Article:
Changing my surname: A first for SA Parliament

25 Oct 2018 communitynews
Changing my surname: A first for SA Parliament

As you may be aware, at the end of July I legally changed my surname from Habib to Power. I am the first and only parliamentarian to change my surname due to marriage.

Prior to the election, I married Brad Power, who I first met when I was 16 years old. For so many people being married is about a partnership that comes with much joy and it is no different for me. Now that I am able to do so without causing too much confusion, I have changed my surname.

 

 

Transcript of Hansard 2/08/2018:

Ms HABIB (Elder) (15:46): I seek leave to make a personal explanation.

Leave granted.

Ms HABIB: I wish to inform the house that I have recently taken my husband's surname. Last year, just months before the election, I married Brad Power, who I first met when I was 16 years old. Brad has held a strong place at my side throughout the election and as I have taken up the role as the member for Elder. For so many people, being married is about a partnership and being a team that comes with much joy, and that is no different for me. Now that I am able to do so without causing too much confusion, I have changed my surname. I have been advised that I am the only South Australian parliamentarian to change their surname due to marriage in 182 years.

As no doubt all in this house can appreciate, changing my surname is not a decision to be taken lightly. I have worked hard over the years to earn professional recognition and awareness in the community, just as every member in this house has done. We have all just been voted into this place with campaigns run on the recognition of our names. For me personally, given my maiden surname, Habib, has also been widely talked about due to Labor's racist campaign during the 2014 state election—

Members interjecting:

The SPEAKER: Order!

Ms HABIB: —this decision came with additional considerations.

Members interjecting:

The SPEAKER: Order! The member for Elder will be seated. A personal explanation, per standing order 108, is not a subject of debate. Please continue.

Ms HABIB: As mentioned, Brad and I were married just prior to the election, so the timing of when to change my surname also became a decision in itself. I decided to wait until after the election for a number of reasons, including not wanting to be wasteful with campaign materials already printed and produced with my maiden surname, and also in part because I wanted to send a clear message to the Labor Party and the former member for Elder, Annabel Digance, and her husband. That message was—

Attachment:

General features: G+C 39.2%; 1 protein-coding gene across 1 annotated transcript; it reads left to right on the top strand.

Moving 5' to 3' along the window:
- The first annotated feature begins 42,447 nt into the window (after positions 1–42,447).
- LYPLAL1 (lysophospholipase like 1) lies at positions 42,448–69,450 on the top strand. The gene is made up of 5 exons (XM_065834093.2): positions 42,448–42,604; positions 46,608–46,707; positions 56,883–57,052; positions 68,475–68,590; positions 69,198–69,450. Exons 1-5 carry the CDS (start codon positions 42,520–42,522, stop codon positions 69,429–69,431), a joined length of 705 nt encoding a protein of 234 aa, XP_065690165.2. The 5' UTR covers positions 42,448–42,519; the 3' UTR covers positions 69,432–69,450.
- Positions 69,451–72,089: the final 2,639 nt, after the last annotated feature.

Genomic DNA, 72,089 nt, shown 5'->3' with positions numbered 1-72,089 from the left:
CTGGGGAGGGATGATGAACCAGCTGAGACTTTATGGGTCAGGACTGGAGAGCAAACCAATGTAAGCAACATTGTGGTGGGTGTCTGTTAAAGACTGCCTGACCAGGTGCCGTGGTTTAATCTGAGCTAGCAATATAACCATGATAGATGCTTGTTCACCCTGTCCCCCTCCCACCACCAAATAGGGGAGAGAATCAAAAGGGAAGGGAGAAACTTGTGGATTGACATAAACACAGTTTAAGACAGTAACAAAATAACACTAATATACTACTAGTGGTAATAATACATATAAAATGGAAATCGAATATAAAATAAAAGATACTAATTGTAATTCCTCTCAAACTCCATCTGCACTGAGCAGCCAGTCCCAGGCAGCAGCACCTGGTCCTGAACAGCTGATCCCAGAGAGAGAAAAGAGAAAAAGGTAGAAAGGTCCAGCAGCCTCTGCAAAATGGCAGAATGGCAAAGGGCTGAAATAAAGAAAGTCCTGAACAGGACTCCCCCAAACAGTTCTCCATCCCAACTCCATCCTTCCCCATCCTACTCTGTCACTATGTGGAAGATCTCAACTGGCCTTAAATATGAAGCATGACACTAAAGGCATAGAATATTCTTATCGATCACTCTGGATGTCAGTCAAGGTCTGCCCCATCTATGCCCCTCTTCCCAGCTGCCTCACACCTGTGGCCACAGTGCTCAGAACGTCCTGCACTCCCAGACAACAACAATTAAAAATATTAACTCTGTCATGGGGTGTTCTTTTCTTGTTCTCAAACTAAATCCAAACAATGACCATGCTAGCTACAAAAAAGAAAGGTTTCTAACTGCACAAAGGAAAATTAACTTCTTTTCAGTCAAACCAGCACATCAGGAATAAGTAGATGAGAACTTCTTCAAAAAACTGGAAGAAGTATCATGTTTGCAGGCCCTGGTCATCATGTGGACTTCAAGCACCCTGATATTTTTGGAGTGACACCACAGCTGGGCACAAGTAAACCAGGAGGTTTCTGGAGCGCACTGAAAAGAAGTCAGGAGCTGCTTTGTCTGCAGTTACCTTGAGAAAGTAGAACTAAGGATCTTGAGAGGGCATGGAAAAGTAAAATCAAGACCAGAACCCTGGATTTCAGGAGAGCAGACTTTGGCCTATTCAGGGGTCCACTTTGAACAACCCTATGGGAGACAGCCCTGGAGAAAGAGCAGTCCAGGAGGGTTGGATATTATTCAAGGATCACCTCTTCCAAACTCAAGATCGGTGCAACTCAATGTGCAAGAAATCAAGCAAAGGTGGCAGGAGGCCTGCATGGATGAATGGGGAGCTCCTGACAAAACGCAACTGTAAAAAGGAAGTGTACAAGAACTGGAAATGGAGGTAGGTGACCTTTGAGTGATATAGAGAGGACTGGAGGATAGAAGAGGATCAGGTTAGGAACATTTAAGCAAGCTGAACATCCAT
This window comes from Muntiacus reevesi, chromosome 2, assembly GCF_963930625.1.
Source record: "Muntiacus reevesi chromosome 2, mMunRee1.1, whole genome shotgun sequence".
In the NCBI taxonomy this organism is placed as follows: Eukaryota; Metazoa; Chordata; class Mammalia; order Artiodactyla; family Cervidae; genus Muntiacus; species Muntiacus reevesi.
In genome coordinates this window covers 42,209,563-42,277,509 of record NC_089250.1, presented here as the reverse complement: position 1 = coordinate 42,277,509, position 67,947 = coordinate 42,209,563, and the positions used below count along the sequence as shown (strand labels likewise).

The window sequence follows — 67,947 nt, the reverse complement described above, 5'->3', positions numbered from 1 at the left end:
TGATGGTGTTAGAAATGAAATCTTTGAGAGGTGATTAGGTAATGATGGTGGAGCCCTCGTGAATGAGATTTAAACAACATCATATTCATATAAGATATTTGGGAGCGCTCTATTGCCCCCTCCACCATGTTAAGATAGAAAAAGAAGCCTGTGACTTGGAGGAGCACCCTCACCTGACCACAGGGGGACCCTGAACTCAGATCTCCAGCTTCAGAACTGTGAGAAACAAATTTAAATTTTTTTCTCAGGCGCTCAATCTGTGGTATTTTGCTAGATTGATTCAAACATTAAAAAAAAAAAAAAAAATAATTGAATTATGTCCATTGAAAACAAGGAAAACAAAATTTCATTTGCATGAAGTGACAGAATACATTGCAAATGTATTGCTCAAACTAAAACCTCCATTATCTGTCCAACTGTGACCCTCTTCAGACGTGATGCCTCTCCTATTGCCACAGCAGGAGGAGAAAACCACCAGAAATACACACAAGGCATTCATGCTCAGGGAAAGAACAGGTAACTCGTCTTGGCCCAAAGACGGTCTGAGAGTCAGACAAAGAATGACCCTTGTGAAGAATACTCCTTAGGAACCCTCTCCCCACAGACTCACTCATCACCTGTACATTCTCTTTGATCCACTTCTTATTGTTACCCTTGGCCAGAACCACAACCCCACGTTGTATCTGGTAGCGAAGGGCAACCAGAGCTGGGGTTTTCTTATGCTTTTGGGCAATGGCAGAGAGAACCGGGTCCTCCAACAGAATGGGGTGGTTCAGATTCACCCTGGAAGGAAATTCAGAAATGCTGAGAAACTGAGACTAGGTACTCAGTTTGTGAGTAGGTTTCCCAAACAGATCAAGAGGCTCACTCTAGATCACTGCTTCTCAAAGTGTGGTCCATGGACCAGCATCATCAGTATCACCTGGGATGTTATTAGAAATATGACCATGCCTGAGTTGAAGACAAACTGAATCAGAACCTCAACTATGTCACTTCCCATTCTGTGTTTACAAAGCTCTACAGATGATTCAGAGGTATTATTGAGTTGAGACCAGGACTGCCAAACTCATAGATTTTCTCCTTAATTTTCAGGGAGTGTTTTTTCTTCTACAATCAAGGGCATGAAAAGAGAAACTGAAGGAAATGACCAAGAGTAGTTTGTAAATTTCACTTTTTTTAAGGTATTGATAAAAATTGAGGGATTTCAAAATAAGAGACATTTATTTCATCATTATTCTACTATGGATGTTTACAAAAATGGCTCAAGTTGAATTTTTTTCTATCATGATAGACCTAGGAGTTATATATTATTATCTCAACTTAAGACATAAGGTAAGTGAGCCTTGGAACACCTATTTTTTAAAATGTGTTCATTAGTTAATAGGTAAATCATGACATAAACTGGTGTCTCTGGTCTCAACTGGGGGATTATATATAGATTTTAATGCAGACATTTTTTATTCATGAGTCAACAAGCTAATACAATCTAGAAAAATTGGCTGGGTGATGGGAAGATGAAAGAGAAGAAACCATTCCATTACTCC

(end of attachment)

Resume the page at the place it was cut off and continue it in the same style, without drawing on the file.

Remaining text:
The Hon. A. PICCOLO: Mr Speaker, you just ruled that a personal explanation is not a time for debate.

Members interjecting:

The SPEAKER: Order! The member for Light will be seated.

Members interjecting:

The SPEAKER: Order! Member for Light, please be seated.

The Hon. A. PICCOLO: And the member will keep to her personal explanation.

The SPEAKER: Order! Member for Light, please be seated. By leave of the house, a member may make a personal explanation even if there is no question before the house. The subject matter of the explanation may not be debated. Member for Elder.

Ms HABIB: I wanted to send a clear message to the former member for Elder, Annabel Digance, and her husband, and that message was that I would not be bullied and intimidated by her racist campaign.

Members interjecting:

The SPEAKER: Order!

Ms HABIB: I would not be shamed because my surname came from overseas and we in South Australia, as leaders and a community, must always stand up, speak out and not shy away from those who attempt to incite fear in our community with racist tactics.

Members interjecting:

The SPEAKER: Order!

Ms HABIB: No matter what my name is, I will take with me—

The SPEAKER: Is leave withdrawn?

Mr Malinauskas: Not yet.

The SPEAKER: Leave is not withdrawn. Please continue. You have three minutes.

Ms HABIB: I will take with me into the future that experience; that does not disappear when I change my name. This is the first time I have spoken out about it publicly, and I think that has shown a certain level of respect for quite some time now, a number of years. I understand how it feels to be judged on your name and ethnicity alone, and I will continue to fight for equality for all Australians so that individuals are judged on who they are, not what their names are.

My name is a part of who I am, but it is not all that I am. I am now part of a team and I want to reflect that part of my life and how important it is to me. Brad is my equal and my partner in absolutely every way and, as many would know, it is special to be part of a team like this and I wanted to recognise it publicly.

Members interjecting:

The SPEAKER: Order!

Ms HABIB: In doing so, I would also like to acknowledge all the incredible women and men who went before me to fight for equality for women. Because of their efforts, women have the right to vote, the right to stand for parliament, and all of us, men and women, can choose to live our lives how we wish within the confines of the law. I chose to marry Brad Power and I am now choosing to take his surname. Thank you.